Ironwood Forest

Ironwood Forest, SE of George Town, Grand Cayman, aerial photo taken by Lois Blumenthal, June, 2007.
The University College of the Cayman Islands is in the middle at the right. The hall has a white roof.

The Ironwood Forest, Grand Cayman, is a unique, self-sustaining ancient growth forest, anchored on a ridge of pinnacled Cayman Formation – Dolostone rock. It is SE of George Town, on a fresh water lens, in a high rainfall area and has an amazing diversity of Cayman indigenous plants, including endemics and single-neighbor endemics. Many plants are Endangered and Critically Endangered, such as a giant Bromeliad, Old George – Hohenbergia caymanensis and the Grand Cayman Ghost OrchidDendrophylax fawcettii.

Geology GC map Mar28-06

 

 

 

 

Ironwood Forest and Hell are the only areas of Cayman Formation rock on Grand Cayman’s western peninsula:
Geological map of Grand Cayman, Dr. Brian Jones 1994.

Chionanthus lvs Nov13-06_848 AS

 

Ironwood – Chionanthus caymanensis, Family: OLEACEAE, Cayman Islands Endangered endemic tree, culturally significant – Ironwood was used for the foundation posts for houses. The wood is extremely strong and termite resistant. The leaves grow in exactly OPPOSITE pairs. It is a predominant tree of the Ironwood Forest.

 

 

Maybe it will take an orchid to save a forest.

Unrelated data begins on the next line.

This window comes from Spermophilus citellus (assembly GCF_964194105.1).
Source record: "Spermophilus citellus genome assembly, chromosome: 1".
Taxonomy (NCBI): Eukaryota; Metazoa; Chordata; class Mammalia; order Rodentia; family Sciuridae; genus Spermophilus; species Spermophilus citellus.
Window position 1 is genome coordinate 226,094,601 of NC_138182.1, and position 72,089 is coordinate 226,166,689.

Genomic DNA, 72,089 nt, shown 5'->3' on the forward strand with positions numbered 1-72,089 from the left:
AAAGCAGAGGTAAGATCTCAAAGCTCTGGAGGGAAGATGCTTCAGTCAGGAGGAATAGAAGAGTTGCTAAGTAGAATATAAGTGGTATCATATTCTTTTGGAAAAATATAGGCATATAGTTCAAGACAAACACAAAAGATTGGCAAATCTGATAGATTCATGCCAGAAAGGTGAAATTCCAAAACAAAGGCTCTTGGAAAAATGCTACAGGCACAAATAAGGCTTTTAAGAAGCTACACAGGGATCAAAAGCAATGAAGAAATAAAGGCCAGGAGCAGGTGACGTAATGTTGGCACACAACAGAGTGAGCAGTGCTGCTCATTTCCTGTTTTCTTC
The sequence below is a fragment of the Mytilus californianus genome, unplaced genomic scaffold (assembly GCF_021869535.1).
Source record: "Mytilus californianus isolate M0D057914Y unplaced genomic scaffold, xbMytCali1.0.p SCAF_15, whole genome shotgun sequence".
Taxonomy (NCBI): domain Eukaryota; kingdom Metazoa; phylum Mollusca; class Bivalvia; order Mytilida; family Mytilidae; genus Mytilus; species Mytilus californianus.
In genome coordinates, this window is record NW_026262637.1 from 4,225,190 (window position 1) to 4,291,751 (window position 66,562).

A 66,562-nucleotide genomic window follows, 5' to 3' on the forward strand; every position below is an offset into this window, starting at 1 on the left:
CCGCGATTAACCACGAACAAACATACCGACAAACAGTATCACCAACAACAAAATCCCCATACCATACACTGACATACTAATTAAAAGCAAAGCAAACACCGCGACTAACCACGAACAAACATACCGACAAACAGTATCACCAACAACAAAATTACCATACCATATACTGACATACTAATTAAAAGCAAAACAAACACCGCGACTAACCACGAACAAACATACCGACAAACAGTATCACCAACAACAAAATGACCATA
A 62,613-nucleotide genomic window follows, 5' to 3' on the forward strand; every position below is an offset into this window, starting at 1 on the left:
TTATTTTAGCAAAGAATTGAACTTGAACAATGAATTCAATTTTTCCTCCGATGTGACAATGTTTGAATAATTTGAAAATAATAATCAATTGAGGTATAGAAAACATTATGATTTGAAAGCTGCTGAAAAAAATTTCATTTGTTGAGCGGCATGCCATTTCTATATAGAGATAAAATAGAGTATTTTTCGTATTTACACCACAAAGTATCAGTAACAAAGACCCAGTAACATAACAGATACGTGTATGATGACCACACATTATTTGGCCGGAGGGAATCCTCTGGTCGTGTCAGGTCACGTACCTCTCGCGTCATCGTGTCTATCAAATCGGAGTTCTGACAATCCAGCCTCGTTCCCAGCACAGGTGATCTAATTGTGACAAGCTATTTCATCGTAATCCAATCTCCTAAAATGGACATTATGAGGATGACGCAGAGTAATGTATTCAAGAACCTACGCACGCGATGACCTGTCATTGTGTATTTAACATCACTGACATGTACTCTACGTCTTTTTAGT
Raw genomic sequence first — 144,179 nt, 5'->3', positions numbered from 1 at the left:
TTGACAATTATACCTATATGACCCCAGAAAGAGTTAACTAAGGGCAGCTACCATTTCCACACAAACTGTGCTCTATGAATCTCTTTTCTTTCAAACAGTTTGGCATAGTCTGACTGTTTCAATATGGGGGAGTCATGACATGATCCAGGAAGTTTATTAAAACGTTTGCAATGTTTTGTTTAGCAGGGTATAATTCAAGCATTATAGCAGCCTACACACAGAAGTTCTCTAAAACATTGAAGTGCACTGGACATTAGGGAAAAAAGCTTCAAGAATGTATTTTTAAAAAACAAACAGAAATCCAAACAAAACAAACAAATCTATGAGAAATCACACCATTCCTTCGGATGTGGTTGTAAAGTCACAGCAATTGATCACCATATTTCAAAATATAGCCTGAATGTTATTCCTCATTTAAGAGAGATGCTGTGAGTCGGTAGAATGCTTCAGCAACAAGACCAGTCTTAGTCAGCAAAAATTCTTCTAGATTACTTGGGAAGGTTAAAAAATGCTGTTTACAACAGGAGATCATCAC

Click here for maps and pictures from 2002 Ironwood Forest, Grand Cayman

Ironwood Forest PIX Ann Stafford Sept.29, 2006. SE of George Town, Grand Cayman, Cayman Islands

The Ironwood Forest is a historically important living museum, where many endangered plants of cultural significance grow. There are at least 20 Critically Endangered, 18 Endangered, 14 Vulnerable, 3 Near Threatened and 8 Data deficient.

IRONWOOD Forest PIX Ann Stafford Jan.24, 2007. SE George Town, Grand Cayman.Culturally significant and Endangered plants.

Some of the species found in the Ironwood Forest, a large part of which is on crown land, directly behind the University College of the Cayman Islands (formerly the Community College of the Cayman Islands). The forest is now inaccessible because the the College’s security system.

Some of the Ironwood Forest species, Grand Cayman, Ann Stafford March 23, 2007.

There are wetlands as well as forest, which provide moisture for the forest plants, such as the giant Bromeliad, Old George – Hohenbergia caymanensis

Old George – Hohenbergia caymanensis, a Critically Endangered giant Bromeliad that only grows in the wild SE of George Town, Grand Cayman.

Click here for maps and pictures of Grand Cayman’s Ironwood Forest

Ironwood Forest aerial photo: Lois Blumenthal, Jan. 2008, SE of George Town, Grand Cayman. University College of the Cayman Islands is in the middle on the left.

Cayman Islands Ghost Orchid – Dendrophylax fawcettii, Critically Endangered Grand Cayman endemic, grows in the Ironwood Forest, SE of George Town. Photo: Ann Stafford, April 3, 2008

Ghost Orchid – Dendrophylax fawcettii growing on Wild Fig tree – Ficus aurea.
Photo: Ann Stafford April 20, 2003.

 

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